Accountable And Honest Haiti Non-Profit Institutions

The chief aspirations of Haiti non profit associations or non-governmental unions are to promote worthwhile ventures in all their territories through community mobilization. They also enhance participatory governance based on sustainable resource management. The tsunami aid attempts in 2004/2005 caused extraordinary giving, as did altruistic philanthropy in 2007 after the tsunami. Folks from around the earth put geography out-of-the-way as they witnessed the disaster from the media in form of video clips, news, internet blogs and photos. The rise of charitable institutions requires more accountability in aid distribution to satisfy the donors.

For this reason therefore, charitable organizations must be accountable for that aid to ensure that it reaches the destined people. They must also report this to the donors in form of accurate book-keeping and other reports. Unfortunately, the charitable sector has its fair share of charlatans. There are people who use this aid for their own economic gain.

For these causes to succeed, they must have minimum interference from the government. However, due to lack of integrity, government agencies chip in to monitor the use of these funds. Ironically, instead of monitoring the situation, the government wants its fair share of the loot. This has hurt both givers and receivers of foreign aid.

It has its fair share of unprincipled persons who seek to gain by swindling innocent donors out of their well-merited proceeds and, in some cases, their lifetime investments. These deceptive schemes hurt not only givers, who take action in the erroneous confidence that they are helping altruistic causes, but also the benevolent community.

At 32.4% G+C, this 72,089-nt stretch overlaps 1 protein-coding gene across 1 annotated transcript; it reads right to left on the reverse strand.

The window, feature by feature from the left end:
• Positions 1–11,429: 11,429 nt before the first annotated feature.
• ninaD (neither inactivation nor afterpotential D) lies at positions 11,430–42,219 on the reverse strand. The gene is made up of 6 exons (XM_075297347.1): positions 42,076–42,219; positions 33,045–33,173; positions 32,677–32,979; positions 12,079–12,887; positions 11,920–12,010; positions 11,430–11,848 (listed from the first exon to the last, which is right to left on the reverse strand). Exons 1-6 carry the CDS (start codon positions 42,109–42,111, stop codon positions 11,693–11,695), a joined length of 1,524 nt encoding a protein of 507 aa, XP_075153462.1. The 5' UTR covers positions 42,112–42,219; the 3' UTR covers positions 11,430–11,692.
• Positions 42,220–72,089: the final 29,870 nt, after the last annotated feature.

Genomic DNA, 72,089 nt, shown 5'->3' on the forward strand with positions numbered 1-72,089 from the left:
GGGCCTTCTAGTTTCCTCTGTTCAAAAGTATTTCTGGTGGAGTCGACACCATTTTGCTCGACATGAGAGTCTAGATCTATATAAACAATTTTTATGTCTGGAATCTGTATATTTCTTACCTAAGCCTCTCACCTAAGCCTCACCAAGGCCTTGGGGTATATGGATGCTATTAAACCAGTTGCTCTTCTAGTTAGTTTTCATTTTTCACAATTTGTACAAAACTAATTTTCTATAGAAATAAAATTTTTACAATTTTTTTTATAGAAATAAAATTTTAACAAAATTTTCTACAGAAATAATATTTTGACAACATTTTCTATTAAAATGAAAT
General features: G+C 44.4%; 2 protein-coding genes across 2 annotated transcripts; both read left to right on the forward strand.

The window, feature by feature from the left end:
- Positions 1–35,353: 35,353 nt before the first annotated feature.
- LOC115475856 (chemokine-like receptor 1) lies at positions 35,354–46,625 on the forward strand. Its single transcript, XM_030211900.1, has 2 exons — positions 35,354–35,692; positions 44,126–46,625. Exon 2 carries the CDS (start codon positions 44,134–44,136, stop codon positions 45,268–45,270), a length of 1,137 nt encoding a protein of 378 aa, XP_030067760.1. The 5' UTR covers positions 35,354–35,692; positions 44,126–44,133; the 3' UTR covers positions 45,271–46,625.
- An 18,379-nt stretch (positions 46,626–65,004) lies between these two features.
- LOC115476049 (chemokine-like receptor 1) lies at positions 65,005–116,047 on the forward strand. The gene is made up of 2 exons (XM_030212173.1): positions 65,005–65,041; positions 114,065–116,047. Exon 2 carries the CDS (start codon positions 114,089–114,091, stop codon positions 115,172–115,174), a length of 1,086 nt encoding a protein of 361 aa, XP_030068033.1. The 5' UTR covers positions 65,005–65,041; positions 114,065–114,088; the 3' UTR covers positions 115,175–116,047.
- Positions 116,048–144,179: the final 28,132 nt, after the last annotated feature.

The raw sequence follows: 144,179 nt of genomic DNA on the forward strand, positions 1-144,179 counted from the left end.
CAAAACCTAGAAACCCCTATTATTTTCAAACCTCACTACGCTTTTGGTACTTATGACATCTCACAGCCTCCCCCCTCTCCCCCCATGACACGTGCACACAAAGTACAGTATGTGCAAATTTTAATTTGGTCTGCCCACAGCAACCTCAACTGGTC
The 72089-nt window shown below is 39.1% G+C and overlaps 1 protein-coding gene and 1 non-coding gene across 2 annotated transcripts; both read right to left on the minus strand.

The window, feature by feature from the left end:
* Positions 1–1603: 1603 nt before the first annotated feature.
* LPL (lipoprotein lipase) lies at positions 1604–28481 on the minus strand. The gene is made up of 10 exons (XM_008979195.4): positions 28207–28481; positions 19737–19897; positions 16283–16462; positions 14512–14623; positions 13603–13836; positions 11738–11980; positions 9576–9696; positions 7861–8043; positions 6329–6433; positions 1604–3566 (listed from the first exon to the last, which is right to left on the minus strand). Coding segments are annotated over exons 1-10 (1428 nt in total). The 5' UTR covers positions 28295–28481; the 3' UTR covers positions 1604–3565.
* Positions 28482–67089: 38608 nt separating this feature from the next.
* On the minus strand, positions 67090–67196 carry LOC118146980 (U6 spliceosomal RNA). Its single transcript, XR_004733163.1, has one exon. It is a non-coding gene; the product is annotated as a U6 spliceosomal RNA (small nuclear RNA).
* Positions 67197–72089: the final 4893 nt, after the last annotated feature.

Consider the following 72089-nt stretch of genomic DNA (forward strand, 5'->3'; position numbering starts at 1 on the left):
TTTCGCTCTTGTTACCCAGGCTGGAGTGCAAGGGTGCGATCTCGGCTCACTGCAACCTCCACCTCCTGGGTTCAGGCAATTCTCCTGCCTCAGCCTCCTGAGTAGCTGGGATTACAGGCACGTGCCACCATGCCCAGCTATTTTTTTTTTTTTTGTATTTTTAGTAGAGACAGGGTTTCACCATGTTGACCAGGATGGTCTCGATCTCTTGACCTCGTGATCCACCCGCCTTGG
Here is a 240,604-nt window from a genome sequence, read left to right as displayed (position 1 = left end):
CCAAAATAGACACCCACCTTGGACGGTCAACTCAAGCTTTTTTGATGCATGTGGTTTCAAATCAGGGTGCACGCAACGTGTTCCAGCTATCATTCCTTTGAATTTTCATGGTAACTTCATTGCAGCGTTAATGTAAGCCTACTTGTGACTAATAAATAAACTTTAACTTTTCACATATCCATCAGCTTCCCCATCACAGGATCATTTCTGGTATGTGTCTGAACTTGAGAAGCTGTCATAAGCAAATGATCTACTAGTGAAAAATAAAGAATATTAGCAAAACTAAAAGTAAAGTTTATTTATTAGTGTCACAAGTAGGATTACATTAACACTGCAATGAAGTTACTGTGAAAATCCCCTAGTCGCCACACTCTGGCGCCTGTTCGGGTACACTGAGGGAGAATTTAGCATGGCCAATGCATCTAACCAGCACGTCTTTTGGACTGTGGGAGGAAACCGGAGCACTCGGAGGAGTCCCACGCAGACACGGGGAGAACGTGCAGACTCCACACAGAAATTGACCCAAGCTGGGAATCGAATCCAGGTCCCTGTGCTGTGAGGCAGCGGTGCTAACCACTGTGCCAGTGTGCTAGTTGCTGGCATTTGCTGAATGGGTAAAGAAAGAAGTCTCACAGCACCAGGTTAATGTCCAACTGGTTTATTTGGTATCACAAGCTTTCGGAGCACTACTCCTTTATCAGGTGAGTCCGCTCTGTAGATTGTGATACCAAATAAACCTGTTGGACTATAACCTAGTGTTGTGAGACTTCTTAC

The conviction that the philanthropic society owes them a living and needs to expend their wealth is flawed and negligent. They ought to appreciate that benefactors have saved for all their life to sustain charitable trusts or make constructive donations to the public. Unscrupulous directors have eroded this trust.

In some cases honest accountants have been fired if they refuse to cook the books. These acts of indignity have hampered donor support for good causes due to eroded confidence. New organizations have come up mostly as a metamorphosis of the old ones. By developing a regimen of honest feedback and accounting, this sector can turn around by boosting trust in the charitable sector. This will in turn work for their own advantage.

The benevolent community does not give money for the sake of it. Do not assume that they have excess or infinite resources. They provide help because they have always thought of supporting these causes and would love to achieve their dreams. The government must refrain from taxing the funds but improve monitoring of donor support.

In fact, in 2004 there was a 16 percent increase in new supporters to the global aid sector. This growth was largely due to the tsunami. Such disasters will keep on drawing millions of dollars if allocated to the required causes. Haiti non profit organizations require a consistent donor base that provides support in the wake of unique disaster.

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